Atoms for Peace quit Spotify: ‘It’s bad for new music’


atoms_amok_packshot_4After a good few months for Spotify in terms of winning over streaming-music holdouts – Pink Floyd and The Eagles most notably – the company could be in for an interesting week. In a not-so-good way.

Atoms for Peace – the band including Thom Yorke, Nigel Godrich and Flea from the Red Hot Chili Peppers – have pulled their albums from Spotify, with Godrich explaining why in a series of tweets.

“Anyway. Here’s one. We’re off of spotify.. Can’t do that no more man.. Small meaningless rebellion. Someone gotta say something. It’s bad for new music,” wrote Godrich.

“The reason is that new artists get paid fuck all with this model.. It’s an equation that just doesn’t work… The music industry is being taken over by the back door.. and if we don’t try and make it fair for new music producers and artists… then the art will suffer. Make no mistake. These are all the same old industry bods trying to get a stranglehold on the delivery system.”

We’ve included the entire series in a chronological Storify at the bottom of this story, so you can see the full flow of his argument. As far as we can tell, the Atoms for Peace albums have been pulled from all streaming services, although (unsurprisingly) they are still easily findable on Grooveshark and YouTube.

Other artists including Ron Sexsmith and Four Tet have chimed in to agree with Godrich already, with Four Tet being particularly blunt: “I had everything on my label taken off. Don’t want to be part of this crap.”

Thom Yorke also weighed in. “Make no mistake new artists you discover on #Spotify will no get paid. meanwhile shareholders will shortly being rolling in it. Simples,” he tweeted. “‘your small meaningless rebellion is only hurting your fans … a drop in the bucket really’ No we’re standing up for our fellow musicians.”

It sounds like he’s keen to bring that debate out into the open, suggesting that “people are scared to speak up or not take part as they are told they will lose invaluable exposure if they don’t play ball”.

Godrich goes on to explain that while he thinks streaming makes sense for big bands with large back catalogues, like Pink Floyd, it’s new artists who he thinks are losing out.

“If people had been… listening to spotify instead of buying records in 1973… I doubt very much if dark side would have been made.. It would just be too… expensive.”

Godrich goes on to suggest that Spotify and rival streaming services need to address the fact that streaming suits catalogue rather than new music by “and change the model for new releases or else all new music producers should be bold and vote with… their feet. They have no power without new music.”

(All the …’s are the end of one tweet and the start of another, by the way)

The debate over Spotify and streaming music payouts has been bubbling away for some time, and we’d point you to our Writing or speaking about streaming music screwing artists? feature for a roundup of other arguments and statistics relevant to the debate.

One interesting point here: Atoms for Peace are signed to XL Recordings, a subsidiary of Beggars Group – which has a policy of paying its artists 50% of all streaming revenues, in contrast to less transparent policies elsewhere.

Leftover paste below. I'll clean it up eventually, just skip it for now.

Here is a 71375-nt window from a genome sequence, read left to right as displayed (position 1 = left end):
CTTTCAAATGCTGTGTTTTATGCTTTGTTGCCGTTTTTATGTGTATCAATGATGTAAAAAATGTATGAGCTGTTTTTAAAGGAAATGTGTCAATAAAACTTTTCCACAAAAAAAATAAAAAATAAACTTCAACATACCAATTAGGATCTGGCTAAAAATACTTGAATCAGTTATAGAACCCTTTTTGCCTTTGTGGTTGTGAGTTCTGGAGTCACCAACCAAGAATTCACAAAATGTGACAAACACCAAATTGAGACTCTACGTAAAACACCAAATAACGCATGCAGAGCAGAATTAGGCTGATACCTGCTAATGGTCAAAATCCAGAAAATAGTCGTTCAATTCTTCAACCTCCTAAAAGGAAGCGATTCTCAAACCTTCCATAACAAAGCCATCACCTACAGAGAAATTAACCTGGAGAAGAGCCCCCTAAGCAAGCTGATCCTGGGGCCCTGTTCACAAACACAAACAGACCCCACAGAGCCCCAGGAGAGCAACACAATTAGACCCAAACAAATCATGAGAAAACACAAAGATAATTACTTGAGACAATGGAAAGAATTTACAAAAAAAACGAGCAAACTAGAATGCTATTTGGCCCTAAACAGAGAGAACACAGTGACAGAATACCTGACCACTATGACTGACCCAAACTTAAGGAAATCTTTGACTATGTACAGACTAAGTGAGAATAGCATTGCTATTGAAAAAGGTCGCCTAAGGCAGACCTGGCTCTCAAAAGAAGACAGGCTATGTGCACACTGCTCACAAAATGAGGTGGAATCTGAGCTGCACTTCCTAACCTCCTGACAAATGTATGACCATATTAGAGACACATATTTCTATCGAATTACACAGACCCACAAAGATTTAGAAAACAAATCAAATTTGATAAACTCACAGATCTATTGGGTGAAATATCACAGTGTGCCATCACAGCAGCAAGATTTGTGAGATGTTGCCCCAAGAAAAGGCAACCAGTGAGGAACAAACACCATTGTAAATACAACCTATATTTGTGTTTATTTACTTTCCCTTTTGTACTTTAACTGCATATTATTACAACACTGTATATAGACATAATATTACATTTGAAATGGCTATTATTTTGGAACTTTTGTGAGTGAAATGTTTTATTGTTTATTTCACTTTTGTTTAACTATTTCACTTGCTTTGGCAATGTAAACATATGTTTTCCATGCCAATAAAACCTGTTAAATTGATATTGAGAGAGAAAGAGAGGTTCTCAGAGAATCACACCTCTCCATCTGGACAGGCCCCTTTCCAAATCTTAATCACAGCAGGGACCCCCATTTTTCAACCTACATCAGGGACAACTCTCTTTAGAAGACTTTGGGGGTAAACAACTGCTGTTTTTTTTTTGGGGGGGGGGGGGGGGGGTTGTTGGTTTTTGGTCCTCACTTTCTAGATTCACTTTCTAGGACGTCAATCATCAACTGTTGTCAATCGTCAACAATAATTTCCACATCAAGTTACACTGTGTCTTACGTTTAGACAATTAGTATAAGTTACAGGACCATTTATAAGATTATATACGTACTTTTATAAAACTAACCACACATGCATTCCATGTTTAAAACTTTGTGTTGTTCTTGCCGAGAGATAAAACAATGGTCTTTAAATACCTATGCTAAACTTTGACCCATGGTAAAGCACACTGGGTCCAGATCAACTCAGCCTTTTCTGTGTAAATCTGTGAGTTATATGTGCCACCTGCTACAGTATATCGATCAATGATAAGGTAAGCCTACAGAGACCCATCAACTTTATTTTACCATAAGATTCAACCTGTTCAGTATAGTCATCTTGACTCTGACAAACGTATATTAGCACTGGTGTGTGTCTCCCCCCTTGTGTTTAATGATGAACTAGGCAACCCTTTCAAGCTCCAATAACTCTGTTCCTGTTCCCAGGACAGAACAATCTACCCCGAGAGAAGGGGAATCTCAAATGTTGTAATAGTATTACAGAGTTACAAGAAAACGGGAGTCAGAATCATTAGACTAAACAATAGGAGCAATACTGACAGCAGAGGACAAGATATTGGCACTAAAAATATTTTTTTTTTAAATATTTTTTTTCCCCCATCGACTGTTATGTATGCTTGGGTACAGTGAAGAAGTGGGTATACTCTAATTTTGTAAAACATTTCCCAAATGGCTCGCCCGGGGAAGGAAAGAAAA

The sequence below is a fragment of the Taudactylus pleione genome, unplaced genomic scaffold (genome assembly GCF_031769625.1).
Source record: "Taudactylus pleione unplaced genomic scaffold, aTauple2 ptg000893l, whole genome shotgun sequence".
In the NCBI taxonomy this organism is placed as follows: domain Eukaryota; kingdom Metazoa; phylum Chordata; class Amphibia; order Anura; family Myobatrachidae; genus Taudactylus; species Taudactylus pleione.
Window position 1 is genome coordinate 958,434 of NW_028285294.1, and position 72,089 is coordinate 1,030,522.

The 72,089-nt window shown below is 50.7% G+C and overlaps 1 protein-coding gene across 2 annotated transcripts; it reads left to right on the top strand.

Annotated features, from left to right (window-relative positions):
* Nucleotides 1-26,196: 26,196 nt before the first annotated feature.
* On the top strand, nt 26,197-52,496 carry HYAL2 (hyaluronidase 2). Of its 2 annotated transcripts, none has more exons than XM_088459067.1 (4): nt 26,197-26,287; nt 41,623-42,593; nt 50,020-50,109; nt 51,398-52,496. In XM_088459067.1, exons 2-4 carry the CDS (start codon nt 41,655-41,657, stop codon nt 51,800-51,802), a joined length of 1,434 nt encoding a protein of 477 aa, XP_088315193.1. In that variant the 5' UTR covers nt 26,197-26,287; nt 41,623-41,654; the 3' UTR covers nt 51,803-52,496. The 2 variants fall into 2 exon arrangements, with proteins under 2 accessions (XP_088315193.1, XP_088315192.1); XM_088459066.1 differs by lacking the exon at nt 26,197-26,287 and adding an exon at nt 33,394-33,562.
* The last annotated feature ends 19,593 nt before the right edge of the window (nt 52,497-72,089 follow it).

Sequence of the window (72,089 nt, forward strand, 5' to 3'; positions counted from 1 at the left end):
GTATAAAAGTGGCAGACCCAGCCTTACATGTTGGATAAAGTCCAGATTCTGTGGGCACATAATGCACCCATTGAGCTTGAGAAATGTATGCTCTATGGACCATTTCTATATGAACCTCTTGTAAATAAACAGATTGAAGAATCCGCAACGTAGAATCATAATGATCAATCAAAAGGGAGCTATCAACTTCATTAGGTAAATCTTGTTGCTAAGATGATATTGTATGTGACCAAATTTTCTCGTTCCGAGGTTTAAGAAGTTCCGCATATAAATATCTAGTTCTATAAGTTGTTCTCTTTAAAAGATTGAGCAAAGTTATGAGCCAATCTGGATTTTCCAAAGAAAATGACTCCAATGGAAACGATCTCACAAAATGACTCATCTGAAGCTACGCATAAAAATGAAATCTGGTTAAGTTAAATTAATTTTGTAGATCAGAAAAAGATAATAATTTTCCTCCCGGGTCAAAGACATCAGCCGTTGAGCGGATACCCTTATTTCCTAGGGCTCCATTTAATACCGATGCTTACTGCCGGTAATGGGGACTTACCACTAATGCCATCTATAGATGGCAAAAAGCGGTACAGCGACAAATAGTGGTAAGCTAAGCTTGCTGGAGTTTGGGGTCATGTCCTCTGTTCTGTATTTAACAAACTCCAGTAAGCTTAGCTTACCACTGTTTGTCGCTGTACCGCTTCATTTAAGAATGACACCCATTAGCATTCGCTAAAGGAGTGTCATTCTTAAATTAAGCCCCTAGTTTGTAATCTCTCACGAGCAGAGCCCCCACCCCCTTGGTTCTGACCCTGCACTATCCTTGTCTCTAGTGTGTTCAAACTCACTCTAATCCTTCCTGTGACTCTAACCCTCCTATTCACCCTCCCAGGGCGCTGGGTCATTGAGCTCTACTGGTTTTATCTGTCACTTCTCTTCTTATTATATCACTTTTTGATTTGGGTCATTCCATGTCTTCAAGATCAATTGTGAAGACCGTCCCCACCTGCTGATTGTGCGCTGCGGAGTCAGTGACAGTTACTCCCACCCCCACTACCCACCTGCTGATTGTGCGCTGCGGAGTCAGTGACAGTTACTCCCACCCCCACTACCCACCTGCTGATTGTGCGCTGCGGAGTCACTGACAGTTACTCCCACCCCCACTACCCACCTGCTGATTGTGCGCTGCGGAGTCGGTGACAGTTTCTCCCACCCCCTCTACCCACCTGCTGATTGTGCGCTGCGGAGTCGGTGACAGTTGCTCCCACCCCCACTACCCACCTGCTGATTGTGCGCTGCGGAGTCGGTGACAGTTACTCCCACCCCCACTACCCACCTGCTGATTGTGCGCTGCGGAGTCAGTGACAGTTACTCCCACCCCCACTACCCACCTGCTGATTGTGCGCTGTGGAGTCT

22% of Beggars’ digital revenues in 2012 came from streaming services, with label boss Martin Mills saying that the majority of its artists earned more from streaming than from downloads, and that Spotify paid the highest unit revenue of the streaming services.

Added colour to this story comes from the fact that Flea’s other band, the Red Hot Chili Peppers, signed a high-profile exclusive streaming deal with Spotify last year. Although that’s consistent with Godrich’s argument that streaming works well for established bands.

We’d expect Spotify to respond to Godrich’s tweets in the coming days, though: and while we can predict some things they’ll say (the company expects to pay $500m out to music rightsholders this year, for example), we think that they may need to explicitly address how streaming works for new artists too.

There are already some dissenting opinions from within the industry. Music producer Stephen Street has tweeted his own views on the subject, pinpointing Yorke for criticism over Radiohead’s previous digital strategy.

“Bit rich coming from Thom Yorker that Spotify doesn’t work for new artists. It’s exactly what I said when Radiohead… made their album available for free/ pay what you want a few years back. Suits superstars with 10 years of EMI investment behind them,” he wrote.

“It didn’t help new upcoming artists at all. Gave the wrong message that music had no value . It’s bitten you on the arse Thom!”

We’ll keep you posted on the running debate. The key point is that this is about how streaming works for new artists in particular. It’s a debate Spotify is already engaged in through its actions – the service’s Discover tab is one example of the company trying to help its users discover new music as well as old favourites.

But the company and its rivals need to do more to put their case to new artists. Because the perception of Spotify as a tool of the major labels that only benefits big artists is toxic, to say the least.

Written by: Stuart Dredge